Primavera De Fillipi researcher, CERSA / CNRS / Université Paris II and research fellow, Berkman Center for Internet & Society, Harvard University, where she is investigating the concept of “governance by design” as it relates to cloud computing and peer-to-peer technologies. Primavera holds a PhD from the European University Institute in Florence, where she explored the legal challenges of copyright law in the digital environment. Primavera is an administrator of the Communia association for the public domain, a coordinator at the Open Knowldege Foundation and legal expert for Creative Commons in France. She is also the co-founder of an artistic collective called Okhaos that produces interactive (digital and mechanical) works released under open licenses.

Matthew Blumberg likes to make stuff up. He is founder and executive director of GridRepublic, a nonprofit organization that uses “volunteer computing” to provide supercomputing resources to scientific and medical research (recently in partnership with Intel as “Progress Thru Processors”). Other recent projects include “Charity Engine” (commercial volunteer computing, with proceeds to charity), and consulting with DARPA’s “Social Computing Seedling.” Previously, he produced the feature film “Amongst Friends” (a Sundance Film Festival Selection, distributed theatrically worldwide), and was partner in TGT Energy Ltd., a company commercializing

Dan Sternof Beyer, co-founder, New American Public Art. A sociologist and arts advocate. Raised in Nevada by a screenplay writer and a hovercraft innovator. Left promising career in advertising to follow passion as a designer of public space and social interaction. Believes that public expression of curiosity drives community formation and cultural identity.

Camilø Alvårez was born in 1976 in New York to Dominican parents and lived in Santo Domingo for seven years.  He received a B.A. from Skidmore College and is currently studying to receive a Masters of Liberal Arts in Museum Studies from Harvard University. He has worked, among other places, at Exit Art, Socrates Sculpture Park, MIT’s List Visual Art Center, and the Skowhegan School of Painting & Sculpture. He is currently the Owner, Director, and Preparator at Samsøñ, formerly Samson Projects, founded in 2004. Samsøn’s programs and exhibitions have been reviewed by ArtForum, the Boston Globe and Flash Art. In 2010, Camilo initiated sübsamsøn, a form of artist’s residency within the gallery.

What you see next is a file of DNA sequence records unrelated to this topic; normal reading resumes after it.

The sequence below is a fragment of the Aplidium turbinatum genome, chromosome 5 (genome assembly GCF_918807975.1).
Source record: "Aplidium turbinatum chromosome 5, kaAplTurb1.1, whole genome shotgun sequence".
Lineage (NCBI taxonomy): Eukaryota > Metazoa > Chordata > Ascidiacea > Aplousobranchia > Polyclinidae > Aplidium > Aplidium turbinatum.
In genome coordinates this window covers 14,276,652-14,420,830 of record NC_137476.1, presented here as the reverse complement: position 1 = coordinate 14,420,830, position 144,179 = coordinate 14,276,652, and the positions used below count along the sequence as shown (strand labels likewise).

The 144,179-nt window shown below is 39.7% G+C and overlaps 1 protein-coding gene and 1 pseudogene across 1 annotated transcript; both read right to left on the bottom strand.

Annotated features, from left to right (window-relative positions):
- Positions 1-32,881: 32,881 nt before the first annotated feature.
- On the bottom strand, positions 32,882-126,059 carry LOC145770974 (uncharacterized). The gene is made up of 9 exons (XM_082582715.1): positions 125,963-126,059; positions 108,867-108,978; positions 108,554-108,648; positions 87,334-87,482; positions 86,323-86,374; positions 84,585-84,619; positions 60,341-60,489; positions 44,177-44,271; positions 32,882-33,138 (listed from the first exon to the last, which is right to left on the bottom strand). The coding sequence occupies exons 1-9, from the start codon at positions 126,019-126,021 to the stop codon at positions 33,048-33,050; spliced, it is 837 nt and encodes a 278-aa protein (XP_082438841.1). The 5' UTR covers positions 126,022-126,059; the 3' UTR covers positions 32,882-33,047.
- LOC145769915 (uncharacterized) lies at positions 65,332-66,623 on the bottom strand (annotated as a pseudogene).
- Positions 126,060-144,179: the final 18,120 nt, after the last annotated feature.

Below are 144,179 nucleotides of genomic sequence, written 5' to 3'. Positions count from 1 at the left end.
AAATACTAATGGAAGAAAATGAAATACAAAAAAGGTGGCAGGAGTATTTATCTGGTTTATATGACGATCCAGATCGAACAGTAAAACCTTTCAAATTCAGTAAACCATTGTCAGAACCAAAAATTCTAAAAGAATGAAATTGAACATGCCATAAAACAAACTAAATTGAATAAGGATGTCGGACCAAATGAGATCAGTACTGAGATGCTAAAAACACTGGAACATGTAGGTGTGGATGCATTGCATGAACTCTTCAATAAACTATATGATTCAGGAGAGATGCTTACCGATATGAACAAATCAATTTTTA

Pedro Alonzo, is a Boston based independent curator. He is currently an Adjunct Curator at Dallas Contemporary. Alonzo was formerly an adjunct curator at the ICA Boston (2011-2013) and at the Institute of Visual Arts (inova), University of Wisconsin, Milwaukee (1996-2002). Since 2006 Pedro has specialized in producing exhibitions that transcend the boundaries of the museum walls and spill out onto the urban landscape. In doing so, his exhibitions intentionally address audiences beyond the traditional museum public. At the ICA Boston he curated Shepard Fairey’s 20-year survey titled, Supply and Demand, a solo exhibition with Dr. Lakra, a site specific installation by SWOON and Os Gemeos. For the MCA San Diego he organized the group exhibition Viva la Revolucion: A Dialogue with the Urban Landscape. In 2013 he organized the first solo museum exhibition for the French artist JR, winner of the 2011 Ted Prize, at the Contemporary Arts Center, Cincinnati and the Dallas Contemporary. Alonzo is currently developing a citywide exhibition for the Philadelphia Mural Arts Program.



Vision-Driven: Beyond Tangible Bits, Towards Radical Atoms
Tuesday, June 10
6:30 PM to 9 PM
Tufts University, 196 Boston Avenue, 4th floor, Medford
Please register for our free meeting. It helps us and our hosts plan things appropriately:  

Hiroshi Ishii
Associate Director, MIT Media Lab, Jerome B. Wiesner Professor of Media Arts and Sciences, Co-Director, Things That Think, & Head, Tangible Media Group